The FairTax 101

Published 6:51 pm Monday, December 5, 2005

By By Tray Smith
At nine o'clock on the evening of Saturday, April 9, 2005, Mrs. Casey walked into her house with her two young children. They were retuning from a day out to the mall, where they ate lunch, saw a movie, and shopped. As they walked in, they saw her husband sitting at his computer desk working, the same place he had been ten hours ago when they had left. He had desperately wanted to go with the rest of his family on the occasion, but he couldn't that day because he had too much work to do. He had to spend the day filling out the family's income tax returns.
While the Casey's are fictional characters, for millions of Americans every year, their story is all too real. According to the Tax Foundation, Americans spent over 5.8 billion hours just to comply with our federal tax code in the year of 2002! Of course, not everyone has to go through such a laborious process. If people choose, they can pay an accountant to prepare their taxes for them, get tax prep software, or go to tax preparation classes. Several people did choose one of those routes, and that added up to a total cost of $194 billion spent on tax preparation in 2002.
It is for these reasons that earlier this year, the President appointed a nonpartisan panel to suggest a simplification of the tax code. That commission recently submitted their report to the White House.
But, unfortunately, their proposals fall far short of the true type of fundamental tax reform that we need. While they want to simplify several aspects of the income tax and eliminate the AMT (Alternative Minimum Tax), they miss the core problem, which is the income tax itself.
The income tax is a myriad of credits, deductions and breaks that allows politicians to decide how we spend our money, puts us at an economic disadvantage with the rest of the world, and cost our businesses and families billions in compliance cost and compliance time each year. That is why the only solution to the income tax is getting rid of it.
But how will the government get money? The answer is the Fair Tax. The FairTax is a national retail sales tax levied on all goods and services. To replace the income tax and remain revenue neutral (collect the same amount of money that the government currently collects), the sales tax would be set at an inclusive rate of 23 percent. Specifically, it would get rid of all income taxes, payroll (FICA) taxes, and the IRS.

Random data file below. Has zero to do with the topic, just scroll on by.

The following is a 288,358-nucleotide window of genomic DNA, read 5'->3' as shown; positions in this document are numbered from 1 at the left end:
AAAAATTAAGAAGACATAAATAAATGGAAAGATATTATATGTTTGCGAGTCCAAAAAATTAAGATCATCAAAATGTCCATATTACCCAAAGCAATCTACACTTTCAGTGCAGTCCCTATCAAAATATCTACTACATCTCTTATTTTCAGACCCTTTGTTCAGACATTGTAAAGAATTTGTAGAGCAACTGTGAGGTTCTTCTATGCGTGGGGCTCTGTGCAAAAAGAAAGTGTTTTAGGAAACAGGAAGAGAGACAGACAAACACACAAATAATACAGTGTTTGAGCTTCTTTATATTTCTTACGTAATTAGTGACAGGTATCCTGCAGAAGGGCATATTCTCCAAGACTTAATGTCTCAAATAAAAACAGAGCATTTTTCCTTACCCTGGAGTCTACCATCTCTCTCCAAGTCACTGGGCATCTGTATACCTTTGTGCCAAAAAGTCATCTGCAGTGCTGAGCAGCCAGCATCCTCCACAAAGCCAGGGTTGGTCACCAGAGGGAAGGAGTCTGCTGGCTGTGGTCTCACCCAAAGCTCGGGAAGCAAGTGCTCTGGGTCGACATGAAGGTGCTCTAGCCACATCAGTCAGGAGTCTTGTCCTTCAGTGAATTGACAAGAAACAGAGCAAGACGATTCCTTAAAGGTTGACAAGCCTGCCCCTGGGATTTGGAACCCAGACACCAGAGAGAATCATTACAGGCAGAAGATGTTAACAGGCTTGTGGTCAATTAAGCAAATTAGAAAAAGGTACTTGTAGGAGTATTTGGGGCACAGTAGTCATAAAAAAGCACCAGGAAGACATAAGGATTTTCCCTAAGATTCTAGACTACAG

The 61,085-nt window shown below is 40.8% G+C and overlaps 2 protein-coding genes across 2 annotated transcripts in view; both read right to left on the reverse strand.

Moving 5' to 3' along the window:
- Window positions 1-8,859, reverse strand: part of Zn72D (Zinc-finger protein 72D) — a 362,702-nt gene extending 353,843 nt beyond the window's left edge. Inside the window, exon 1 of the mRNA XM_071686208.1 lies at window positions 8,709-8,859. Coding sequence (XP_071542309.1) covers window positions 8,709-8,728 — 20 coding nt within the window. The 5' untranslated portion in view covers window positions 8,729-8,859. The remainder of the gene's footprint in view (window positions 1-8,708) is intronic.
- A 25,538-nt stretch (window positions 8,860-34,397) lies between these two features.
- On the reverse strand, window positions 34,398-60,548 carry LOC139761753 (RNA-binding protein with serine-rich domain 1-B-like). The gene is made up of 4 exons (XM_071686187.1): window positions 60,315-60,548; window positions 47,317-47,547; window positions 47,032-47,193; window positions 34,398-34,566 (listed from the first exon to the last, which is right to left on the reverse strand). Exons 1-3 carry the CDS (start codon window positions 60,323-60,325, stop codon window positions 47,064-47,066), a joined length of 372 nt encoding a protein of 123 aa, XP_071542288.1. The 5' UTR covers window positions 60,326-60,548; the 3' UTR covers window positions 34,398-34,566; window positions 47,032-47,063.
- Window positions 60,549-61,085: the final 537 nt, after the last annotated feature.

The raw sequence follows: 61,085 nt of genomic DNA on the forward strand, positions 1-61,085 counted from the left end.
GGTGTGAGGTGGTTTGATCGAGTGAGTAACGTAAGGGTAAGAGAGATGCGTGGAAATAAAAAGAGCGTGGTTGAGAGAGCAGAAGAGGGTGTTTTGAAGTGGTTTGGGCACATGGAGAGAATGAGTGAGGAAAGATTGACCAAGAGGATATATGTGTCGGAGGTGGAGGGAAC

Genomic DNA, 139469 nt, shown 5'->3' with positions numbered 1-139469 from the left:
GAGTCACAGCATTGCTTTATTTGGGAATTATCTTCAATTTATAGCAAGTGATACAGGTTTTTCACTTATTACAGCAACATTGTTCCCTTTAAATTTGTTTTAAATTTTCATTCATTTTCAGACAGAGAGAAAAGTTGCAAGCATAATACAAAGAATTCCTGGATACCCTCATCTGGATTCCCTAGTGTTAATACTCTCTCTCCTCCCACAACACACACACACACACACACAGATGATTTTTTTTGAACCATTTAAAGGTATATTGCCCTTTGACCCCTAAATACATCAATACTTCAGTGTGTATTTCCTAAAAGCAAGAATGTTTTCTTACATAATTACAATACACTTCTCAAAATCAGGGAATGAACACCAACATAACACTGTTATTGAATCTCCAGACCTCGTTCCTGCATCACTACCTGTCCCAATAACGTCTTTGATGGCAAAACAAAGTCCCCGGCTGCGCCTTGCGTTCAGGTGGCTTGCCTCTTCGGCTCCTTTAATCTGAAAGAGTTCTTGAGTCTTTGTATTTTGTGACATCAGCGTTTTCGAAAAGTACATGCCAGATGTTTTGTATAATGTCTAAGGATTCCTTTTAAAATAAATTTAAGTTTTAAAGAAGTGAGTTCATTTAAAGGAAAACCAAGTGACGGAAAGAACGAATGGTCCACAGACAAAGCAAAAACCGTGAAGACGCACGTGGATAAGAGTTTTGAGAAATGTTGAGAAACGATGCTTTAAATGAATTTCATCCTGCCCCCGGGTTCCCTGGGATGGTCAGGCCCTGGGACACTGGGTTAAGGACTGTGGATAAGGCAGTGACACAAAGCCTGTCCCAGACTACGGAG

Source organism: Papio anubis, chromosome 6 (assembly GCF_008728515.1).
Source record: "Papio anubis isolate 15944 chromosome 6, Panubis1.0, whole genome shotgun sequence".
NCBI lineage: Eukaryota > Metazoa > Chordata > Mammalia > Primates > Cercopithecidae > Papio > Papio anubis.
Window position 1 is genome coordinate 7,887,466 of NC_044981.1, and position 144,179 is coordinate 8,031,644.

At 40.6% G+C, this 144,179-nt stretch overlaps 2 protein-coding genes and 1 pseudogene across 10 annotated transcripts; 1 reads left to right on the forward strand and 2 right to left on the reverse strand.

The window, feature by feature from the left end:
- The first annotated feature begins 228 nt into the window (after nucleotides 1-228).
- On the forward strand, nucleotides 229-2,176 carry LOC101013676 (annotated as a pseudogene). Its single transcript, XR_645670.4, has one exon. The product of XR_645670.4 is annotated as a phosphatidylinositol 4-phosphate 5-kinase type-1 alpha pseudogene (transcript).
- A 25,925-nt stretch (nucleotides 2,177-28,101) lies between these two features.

The FairTax has several benefits, but I will focus on the major gains it will bring to our country. First, no tax returns will have to be filled by anyone. Second, tons of jobs will be created in America and our economy will double in size within fifteen years. This is because our factories will become the only one's in the world that will be able to make products and ship them overseas with no embedded tax cost; a huge advantage over foreign competition. Finally, the amount you pay in taxes would be seen at the bottom of every receipt, so you would know how much the government is taking from your pocket book. This is starkly different from now, as the government simply withholds money from your paycheck and then forces you to fill out a tax return that often results in you getting a refund. This process prevents you from knowing how much money the government is actually taking from your wallet. It is also can lead to the false perception that you can actually "get something back" from a refund, because refunds are really just a return of some of the money you have already paid.
The FairTax is not without criticism. Among them is that it is regressive, or that it charges the poor a higher percentage of their income than the rich. But that is not true with the FairTax. Under the FairTax plan, the Department of Health and Human Services calculates how much money your family needs to provide the basic needs of life, based on the number of people in your family. Then they calculate what the sales tax on that money would be, and send every American a rebate to cover that cost. For a family of four in 2005, the government would have given a rebate of $492 a month!
Plus you can't forget that this rebate is in addition to the fact that everyone gets to keep their entire pay check, because there is no income tax at all anymore.
As well, the price of goods and services will substantially decrease because of the current tax cost already embedded in them, estimated at 22%. This is caused by business income taxes and corporate compliance cost, which all vanish under the FairTax.
While some will surely claim that this plan is too good to be true, or that it hurts the poor, the truth is, the FairTax lives up to its name. It is Fair! That is the bottom line.
Tray Smith is a freshman at Escambia Academy. He writes a political column in the Atmore Advance. He can be reached at His column appears weekly.

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